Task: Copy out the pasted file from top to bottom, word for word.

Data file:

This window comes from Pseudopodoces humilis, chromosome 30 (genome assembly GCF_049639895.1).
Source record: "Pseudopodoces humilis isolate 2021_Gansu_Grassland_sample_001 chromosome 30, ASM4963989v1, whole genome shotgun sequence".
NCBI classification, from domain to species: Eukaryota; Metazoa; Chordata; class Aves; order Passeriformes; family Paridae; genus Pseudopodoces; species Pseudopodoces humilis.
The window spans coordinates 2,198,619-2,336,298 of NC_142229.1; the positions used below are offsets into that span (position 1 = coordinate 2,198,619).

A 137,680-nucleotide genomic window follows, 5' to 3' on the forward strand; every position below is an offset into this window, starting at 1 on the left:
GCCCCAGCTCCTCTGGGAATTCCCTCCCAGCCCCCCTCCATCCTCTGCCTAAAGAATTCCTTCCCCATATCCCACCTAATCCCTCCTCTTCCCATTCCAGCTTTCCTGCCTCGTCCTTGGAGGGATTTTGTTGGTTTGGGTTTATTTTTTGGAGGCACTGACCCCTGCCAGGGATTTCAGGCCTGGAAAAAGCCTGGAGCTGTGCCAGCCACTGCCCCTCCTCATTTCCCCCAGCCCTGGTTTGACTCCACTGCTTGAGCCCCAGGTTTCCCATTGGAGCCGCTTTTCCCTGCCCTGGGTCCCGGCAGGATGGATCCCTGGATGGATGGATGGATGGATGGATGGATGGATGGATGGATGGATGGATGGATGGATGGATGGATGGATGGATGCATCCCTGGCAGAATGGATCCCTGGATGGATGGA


This window comes from Pseudopodoces humilis, chromosome 30 (genome assembly GCF_049639895.1).
Source record: "Pseudopodoces humilis isolate 2021_Gansu_Grassland_sample_001 chromosome 30, ASM4963989v1, whole genome shotgun sequence".
NCBI classification, from domain to species: Eukaryota; Metazoa; Chordata; class Aves; order Passeriformes; family Paridae; genus Pseudopodoces; species Pseudopodoces humilis.
The window spans coordinates 2,198,619-2,336,298 of NC_142229.1; the positions used below are offsets into that span (position 1 = coordinate 2,198,619).

A 137,680-nucleotide genomic window follows, 5' to 3' on the forward strand; every position below is an offset into this window, starting at 1 on the left:
GCCCCAGCTCCTCTGGGAATTCCCTCCCAGCCCCCCTCCATCCTCTGCCTAAAGAATTCCTTCCCCATATCCCACCTAATCCCTCCTCTTCCCATTCCAGCTTTCCTGCCTCGTCCTTGGAGGGATTTTGTTGGTTTGGGTTTATTTTTTGGAGGCACTGACCCCTGCCAGGGATTTCAGGCCTGGAAAAAGCCTGGAGCTGTGCCAGCCACTGCCCCTCCTCATTTCCCCCAGCCCTGGTTTGACTCCACTGCTTGAGCCCCAGGTTTCCCATTGGAGCCGCTTTTCCCTGCCCTGGGTCCCGGCAGGATGGATCCCTGGATGGATGGATGGATGGATGGATGGATGGATGGATGGATGGATGGATGGATGGATGGATGGATGGATGGATGCATCCCTGGCAGAATGGATCCCTGGATGGATGGA